The first and most obvious design influence of the Juke is the stacked light array. On all of these models save the C-HR, the main headlights are located farther down the front fascia of the car than the marker lights, which are near the top of the hood line. On the C-HR, the front of the car makes it appear that the headlights should be located further down the front, but instead they are placed directly on the hood line. On vehicles with stacked headlights, the fog lights, if present, are typically located even lower down the front, near the very bottom of the front of the car. The second major design element from the Juke is the "coke-bottle styling", meaning the car has, or appears to have, a coke-bottle shape that narrows in the middle. This design element is least prominent in the Jeep Cherokee, but very noticeable on the Blazer, Santa Fe, and the Kona. Third, there's the coupe-style rear styling, most prominent on the Kona, the Blazer, and the C-HR, where the rear door handles are tucked up near the belt line of the car, higher than the front door handles. On the C-HR, exactly like on the Juke, the handles are placed to the rear of the door, tucked right up next to the window (now that's actually a Hyundai Veloster trick BUT ANYWAYS). Of course, there's more that goes into design than just three elements, but it cannot be denied that these three elements comprise the primary design direction of these five cars, just as they did when they all appeared on the Juke. These elements establish the overall shape of everything but the rear of the car. And all of those elements first came together in the Nissan Juke. Hell, if you squint hard enough, it's pretty clear that Hyundai wholesale ripped off the entire design of the Juke for the Kona and then translated that design into majuscule for the Santa Fe. Though knowing Hyundai's modus operandi, they probably just hired the Juke's designers. Hey, it's cheaper than a lawsuit.
So, really, how can you hate the Juke? It is, if nothing else, an important car because it dictated the design direction of the best-selling automotive segment for coming up on a decade. And it's not that brands are taking the Juke's styling without reason: Brands that want their new SUV to sell are copying the Juke's looks. Chevy wanted to build huge hype for their mid-size SUV, so they brought back an old name, and mixed a lot of Juke with a touch of Camaro. Hey, don't look now, but Chevy also used some of these design elements on the new Traverse. Hyundai wanted to enter the small SUV market with a bang, and the Kona has been selling so well they copy-pasted the exact same design onto their large SUV. Toyota wanted their small SUV to have some flair. Jeep wanted their Cherokee redesign to be memorable, and it was, even though the Cherokee has been recently redesigned again. All of those manufacturers have to thank the Juke, no matter how grudgingly.
But of course, this isn't a love letter to Nissan. This is part II of the Dear John letter. The Juke is dead in America, and therefore this must be a remembrance of it. By 2015, consumer interest in the Juke was starting to wane. It wasn't selling like it used to. Granted, it had never really been updated, never been redesigned, but Nissan did the full-on Ford and decided to kill the car off completely in America. Here's the pathetic also-ran they decided to replace the Juke with:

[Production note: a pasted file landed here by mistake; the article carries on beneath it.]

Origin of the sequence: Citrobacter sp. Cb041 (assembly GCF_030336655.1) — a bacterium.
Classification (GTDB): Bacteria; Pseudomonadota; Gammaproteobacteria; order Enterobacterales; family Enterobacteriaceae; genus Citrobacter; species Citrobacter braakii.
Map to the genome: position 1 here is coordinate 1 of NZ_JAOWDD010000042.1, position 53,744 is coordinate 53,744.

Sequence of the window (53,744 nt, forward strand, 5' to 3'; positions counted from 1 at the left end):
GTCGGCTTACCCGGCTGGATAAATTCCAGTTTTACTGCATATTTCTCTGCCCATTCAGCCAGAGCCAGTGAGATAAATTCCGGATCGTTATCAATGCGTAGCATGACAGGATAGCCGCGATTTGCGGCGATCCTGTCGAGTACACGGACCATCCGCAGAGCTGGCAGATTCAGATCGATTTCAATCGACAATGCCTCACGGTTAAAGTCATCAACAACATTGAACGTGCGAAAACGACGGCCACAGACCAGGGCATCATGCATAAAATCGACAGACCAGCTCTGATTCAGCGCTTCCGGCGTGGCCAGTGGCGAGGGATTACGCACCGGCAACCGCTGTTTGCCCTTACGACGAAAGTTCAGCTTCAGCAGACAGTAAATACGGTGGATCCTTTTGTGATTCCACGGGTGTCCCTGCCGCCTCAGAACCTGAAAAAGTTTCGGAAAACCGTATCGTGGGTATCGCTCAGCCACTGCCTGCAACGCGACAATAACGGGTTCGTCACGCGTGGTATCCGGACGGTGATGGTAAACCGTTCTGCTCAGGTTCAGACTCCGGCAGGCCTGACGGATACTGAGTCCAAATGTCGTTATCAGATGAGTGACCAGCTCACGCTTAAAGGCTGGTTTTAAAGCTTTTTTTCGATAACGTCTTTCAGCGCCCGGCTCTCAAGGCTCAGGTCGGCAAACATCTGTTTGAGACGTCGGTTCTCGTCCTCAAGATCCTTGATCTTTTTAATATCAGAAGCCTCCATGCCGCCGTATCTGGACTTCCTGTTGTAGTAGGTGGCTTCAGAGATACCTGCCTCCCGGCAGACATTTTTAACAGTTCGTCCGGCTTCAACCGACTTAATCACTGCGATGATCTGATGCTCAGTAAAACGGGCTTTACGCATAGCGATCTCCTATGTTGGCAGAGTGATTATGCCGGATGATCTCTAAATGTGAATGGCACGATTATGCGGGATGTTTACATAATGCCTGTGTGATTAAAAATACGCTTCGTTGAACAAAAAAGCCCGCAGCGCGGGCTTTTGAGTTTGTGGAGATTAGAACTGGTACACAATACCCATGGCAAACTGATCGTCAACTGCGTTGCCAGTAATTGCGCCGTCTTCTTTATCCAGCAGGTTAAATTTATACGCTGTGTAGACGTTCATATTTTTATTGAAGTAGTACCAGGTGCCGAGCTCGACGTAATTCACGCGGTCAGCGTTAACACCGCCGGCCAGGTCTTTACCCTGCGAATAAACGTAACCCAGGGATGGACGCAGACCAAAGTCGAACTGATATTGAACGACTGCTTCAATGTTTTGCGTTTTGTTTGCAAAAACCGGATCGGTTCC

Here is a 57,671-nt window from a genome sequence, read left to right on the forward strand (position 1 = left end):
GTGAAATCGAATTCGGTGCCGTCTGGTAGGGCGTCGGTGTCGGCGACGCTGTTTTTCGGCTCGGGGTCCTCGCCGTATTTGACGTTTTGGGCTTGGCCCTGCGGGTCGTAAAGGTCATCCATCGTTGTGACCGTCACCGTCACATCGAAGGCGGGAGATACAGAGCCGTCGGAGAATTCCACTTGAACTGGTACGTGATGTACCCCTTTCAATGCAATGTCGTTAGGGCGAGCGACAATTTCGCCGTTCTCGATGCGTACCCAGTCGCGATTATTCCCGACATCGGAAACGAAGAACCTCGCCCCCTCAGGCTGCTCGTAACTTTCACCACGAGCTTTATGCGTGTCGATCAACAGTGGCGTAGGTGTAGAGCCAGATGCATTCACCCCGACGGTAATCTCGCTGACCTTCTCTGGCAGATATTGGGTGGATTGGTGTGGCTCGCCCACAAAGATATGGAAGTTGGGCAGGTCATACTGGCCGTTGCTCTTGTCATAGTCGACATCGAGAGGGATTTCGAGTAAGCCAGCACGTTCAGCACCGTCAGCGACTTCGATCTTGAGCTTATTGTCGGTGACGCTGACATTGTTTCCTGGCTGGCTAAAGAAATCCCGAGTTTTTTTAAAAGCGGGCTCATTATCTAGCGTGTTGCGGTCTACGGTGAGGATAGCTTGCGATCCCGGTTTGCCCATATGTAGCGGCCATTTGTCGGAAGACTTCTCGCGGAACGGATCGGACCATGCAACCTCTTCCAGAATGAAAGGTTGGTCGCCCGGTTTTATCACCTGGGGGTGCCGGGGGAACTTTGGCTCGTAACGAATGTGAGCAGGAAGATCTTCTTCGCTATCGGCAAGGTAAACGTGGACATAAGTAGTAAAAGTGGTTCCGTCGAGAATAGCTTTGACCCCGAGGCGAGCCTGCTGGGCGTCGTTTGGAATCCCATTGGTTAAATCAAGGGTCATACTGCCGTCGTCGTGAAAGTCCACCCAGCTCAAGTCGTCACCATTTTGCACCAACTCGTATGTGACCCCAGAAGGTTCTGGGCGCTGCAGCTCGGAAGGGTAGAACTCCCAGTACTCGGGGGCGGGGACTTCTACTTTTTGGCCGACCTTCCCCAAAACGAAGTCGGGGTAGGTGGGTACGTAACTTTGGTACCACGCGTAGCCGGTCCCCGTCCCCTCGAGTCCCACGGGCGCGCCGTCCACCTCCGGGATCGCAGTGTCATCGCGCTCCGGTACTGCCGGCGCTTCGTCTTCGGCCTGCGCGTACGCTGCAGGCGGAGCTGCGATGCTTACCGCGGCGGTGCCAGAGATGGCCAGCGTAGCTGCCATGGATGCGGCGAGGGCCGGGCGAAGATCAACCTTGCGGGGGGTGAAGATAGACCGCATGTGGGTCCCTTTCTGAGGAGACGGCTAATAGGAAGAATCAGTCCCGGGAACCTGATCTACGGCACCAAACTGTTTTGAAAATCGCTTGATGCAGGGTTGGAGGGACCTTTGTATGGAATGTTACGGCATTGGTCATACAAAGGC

That is the Nissan Kicks. It has a dumb name. It looks very pedestrian. It is slow. You can't get it with a manual. You can't get it with AWD. It is not turbocharged. It is the automotive sequel equivalent of Dirty Dancing: Havana Nights, making you need to ask first "But why?", and then "But why did you do such a bad job?" See, there's a pattern forming here: Nissan is capable of making truly great cars, truly special cars, and yet in recent years they have shrunk away from daring and made boredom and tedium their bread and butter, which is pathetic. The end result of this strategy is perfectly evident in this personal anecdote: When my wife and I were shopping for a new car for her, we decided to stop at the Nissan dealer, because neither of us really knew much about the cars that Nissan made. I think we ended up test driving a Nissan Sentra, the top-of-the-line model at the time (this was before the Turbo and the Nismo), and it was...fine, but it wasn't really memorable for any reason, not even while we were actually driving it. I asked the salesman why we should think about buying a Nissan, because not one of our family members or friends had ever owned one, and his answer was "Well, Japanese reliability of course, you can't beat that." I reminded him that Toyota and Honda are also from Japan, and I swear that his actual response - as a person who has the JOB of selling Nissan vehicles - was "Yeah, Honda, Toyota, Nissan, you can't really go wrong with any of them." That was what he said. The salesperson had NOTHING to say about Nissan as a brand. Could the guy have been off that day? Sure. Could it have been an issue of dealer culture? Maybe! But I'll tell you that 2 years later when I went to a Nissan dealer to drive the Sentra Turbo, it wasn't any better. There wasn't any passion, nor even any salespersonship on the floor. Everyone we talked to just kind of shuffled around like it didn't matter if we bought a Nissan or bought something else. It was bizarre. Looking at Nissan's lineup, is it really that much of a stretch to say that they've given up? I don't think it is. Again Nissan took away something good and replaced it with something bad. Again Nissan cut out car people from their lineup. Again there's no reason for it. Nissan as a brand just doesn't seem to care all that much right now, so why would the salespeople care?